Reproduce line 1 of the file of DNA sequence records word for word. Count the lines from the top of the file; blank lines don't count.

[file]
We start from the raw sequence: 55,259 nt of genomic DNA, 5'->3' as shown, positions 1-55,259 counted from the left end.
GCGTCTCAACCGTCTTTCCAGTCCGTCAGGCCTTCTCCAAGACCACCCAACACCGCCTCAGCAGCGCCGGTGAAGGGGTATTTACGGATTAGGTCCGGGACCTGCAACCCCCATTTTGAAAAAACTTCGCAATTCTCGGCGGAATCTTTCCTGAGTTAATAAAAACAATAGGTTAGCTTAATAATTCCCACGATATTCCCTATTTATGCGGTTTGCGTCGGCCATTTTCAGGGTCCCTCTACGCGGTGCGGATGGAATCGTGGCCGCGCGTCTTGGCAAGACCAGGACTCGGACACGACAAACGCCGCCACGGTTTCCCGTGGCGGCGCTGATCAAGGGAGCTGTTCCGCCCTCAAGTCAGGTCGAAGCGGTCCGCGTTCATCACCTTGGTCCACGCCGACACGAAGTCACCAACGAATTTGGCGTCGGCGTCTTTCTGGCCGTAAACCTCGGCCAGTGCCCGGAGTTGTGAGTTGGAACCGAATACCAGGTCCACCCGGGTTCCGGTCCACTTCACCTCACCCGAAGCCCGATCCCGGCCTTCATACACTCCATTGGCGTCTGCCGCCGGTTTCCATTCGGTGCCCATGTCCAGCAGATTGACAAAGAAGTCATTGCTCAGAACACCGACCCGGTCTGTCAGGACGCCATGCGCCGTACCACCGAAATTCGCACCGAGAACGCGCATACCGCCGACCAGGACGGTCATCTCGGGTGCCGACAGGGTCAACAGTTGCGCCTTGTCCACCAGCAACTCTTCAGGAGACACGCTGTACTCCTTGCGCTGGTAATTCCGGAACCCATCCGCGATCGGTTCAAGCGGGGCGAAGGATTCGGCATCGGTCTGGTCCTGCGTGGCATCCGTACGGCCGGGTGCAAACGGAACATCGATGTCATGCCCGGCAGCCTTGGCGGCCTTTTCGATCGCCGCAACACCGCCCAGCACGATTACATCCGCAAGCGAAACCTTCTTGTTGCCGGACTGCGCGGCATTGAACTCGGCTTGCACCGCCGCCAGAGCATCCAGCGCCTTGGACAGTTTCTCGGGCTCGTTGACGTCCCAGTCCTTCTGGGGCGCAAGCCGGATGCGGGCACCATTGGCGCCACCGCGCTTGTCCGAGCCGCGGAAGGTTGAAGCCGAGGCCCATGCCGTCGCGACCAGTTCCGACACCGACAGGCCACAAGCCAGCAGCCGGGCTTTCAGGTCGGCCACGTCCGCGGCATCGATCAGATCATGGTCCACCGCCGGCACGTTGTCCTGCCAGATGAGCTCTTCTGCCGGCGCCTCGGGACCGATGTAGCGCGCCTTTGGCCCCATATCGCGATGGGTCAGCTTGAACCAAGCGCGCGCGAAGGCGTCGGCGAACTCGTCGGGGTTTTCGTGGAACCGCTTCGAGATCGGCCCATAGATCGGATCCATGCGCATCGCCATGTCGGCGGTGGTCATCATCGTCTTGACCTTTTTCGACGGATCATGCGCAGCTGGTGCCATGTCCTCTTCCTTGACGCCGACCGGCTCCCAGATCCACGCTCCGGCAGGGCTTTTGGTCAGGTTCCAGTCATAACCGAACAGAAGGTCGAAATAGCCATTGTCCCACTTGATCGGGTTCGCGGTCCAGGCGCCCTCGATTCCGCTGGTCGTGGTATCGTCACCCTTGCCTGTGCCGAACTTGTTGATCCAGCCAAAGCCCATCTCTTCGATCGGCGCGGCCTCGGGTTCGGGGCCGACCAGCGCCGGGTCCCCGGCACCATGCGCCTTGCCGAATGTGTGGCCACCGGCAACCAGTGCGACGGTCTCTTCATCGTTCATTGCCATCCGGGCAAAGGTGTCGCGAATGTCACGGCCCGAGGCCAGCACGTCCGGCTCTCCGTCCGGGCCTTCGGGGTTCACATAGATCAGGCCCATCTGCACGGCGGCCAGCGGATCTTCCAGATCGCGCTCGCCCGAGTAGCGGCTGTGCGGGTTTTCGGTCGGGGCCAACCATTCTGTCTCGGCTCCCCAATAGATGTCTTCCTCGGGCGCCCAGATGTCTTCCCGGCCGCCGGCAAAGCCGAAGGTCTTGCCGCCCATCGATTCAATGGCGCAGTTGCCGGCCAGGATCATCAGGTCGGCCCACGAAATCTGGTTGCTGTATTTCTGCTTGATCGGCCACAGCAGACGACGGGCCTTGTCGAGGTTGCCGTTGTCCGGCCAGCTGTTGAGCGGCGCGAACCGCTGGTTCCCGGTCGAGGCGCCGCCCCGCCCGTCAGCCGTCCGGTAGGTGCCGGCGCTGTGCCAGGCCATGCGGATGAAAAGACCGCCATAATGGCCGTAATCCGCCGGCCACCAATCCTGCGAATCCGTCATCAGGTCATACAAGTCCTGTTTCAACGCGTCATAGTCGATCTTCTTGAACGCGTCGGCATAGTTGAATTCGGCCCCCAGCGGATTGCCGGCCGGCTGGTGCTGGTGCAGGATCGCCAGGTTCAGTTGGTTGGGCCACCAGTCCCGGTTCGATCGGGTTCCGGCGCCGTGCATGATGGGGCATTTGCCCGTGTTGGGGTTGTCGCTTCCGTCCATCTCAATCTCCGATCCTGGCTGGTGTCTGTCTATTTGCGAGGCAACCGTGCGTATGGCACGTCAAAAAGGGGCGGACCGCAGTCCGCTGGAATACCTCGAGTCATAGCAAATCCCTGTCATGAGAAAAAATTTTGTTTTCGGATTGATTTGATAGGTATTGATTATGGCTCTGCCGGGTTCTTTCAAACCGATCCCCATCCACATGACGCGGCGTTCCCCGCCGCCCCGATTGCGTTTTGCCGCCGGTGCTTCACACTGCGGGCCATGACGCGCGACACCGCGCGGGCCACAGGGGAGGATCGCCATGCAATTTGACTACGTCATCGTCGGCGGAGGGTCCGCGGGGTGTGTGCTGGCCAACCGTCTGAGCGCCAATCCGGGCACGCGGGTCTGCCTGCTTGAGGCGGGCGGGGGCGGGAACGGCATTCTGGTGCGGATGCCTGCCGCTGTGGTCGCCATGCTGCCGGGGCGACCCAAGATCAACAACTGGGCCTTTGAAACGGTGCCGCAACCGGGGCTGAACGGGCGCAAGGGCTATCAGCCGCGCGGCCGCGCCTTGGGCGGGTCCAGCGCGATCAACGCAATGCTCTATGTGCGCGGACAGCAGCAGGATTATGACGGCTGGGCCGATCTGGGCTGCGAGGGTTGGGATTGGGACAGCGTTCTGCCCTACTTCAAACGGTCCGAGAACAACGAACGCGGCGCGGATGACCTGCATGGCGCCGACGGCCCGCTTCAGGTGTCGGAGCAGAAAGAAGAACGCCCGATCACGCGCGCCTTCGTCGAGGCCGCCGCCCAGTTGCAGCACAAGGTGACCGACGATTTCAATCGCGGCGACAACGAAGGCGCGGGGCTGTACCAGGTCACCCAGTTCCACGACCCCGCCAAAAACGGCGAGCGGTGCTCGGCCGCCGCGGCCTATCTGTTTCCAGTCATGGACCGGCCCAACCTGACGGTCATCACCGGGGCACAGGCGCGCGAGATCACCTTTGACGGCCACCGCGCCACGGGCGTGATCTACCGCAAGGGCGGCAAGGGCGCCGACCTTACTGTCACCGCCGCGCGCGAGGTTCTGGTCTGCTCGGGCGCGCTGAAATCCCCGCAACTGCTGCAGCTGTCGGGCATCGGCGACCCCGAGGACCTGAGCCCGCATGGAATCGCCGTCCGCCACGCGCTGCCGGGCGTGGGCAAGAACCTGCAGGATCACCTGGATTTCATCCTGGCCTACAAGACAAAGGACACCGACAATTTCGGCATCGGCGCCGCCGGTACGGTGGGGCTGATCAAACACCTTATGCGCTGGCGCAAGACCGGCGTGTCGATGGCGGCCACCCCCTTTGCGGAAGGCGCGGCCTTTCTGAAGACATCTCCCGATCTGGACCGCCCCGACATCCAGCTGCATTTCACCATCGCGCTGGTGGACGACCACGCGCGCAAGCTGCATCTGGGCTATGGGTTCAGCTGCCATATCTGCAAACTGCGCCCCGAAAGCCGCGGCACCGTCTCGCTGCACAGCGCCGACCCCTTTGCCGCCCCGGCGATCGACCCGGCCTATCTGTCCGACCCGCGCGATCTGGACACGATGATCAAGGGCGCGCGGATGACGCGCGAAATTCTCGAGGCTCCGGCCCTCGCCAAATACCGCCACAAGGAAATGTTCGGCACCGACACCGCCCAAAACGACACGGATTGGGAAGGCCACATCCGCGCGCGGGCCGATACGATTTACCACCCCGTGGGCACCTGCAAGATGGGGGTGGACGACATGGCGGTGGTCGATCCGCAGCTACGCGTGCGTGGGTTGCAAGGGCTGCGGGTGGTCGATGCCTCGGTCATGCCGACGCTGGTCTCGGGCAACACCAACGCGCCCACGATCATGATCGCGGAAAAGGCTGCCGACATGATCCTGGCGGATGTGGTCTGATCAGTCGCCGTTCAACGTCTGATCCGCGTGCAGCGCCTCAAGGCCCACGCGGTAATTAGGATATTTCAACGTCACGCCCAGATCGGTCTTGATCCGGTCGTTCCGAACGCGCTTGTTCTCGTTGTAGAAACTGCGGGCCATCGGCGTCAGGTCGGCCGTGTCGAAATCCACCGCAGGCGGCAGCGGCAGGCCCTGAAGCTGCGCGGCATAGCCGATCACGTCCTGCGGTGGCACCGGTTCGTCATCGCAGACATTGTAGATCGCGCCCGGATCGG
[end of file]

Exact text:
We start from the raw sequence: 55,259 nt of genomic DNA, 5'->3' as shown, positions 1-55,259 counted from the left end.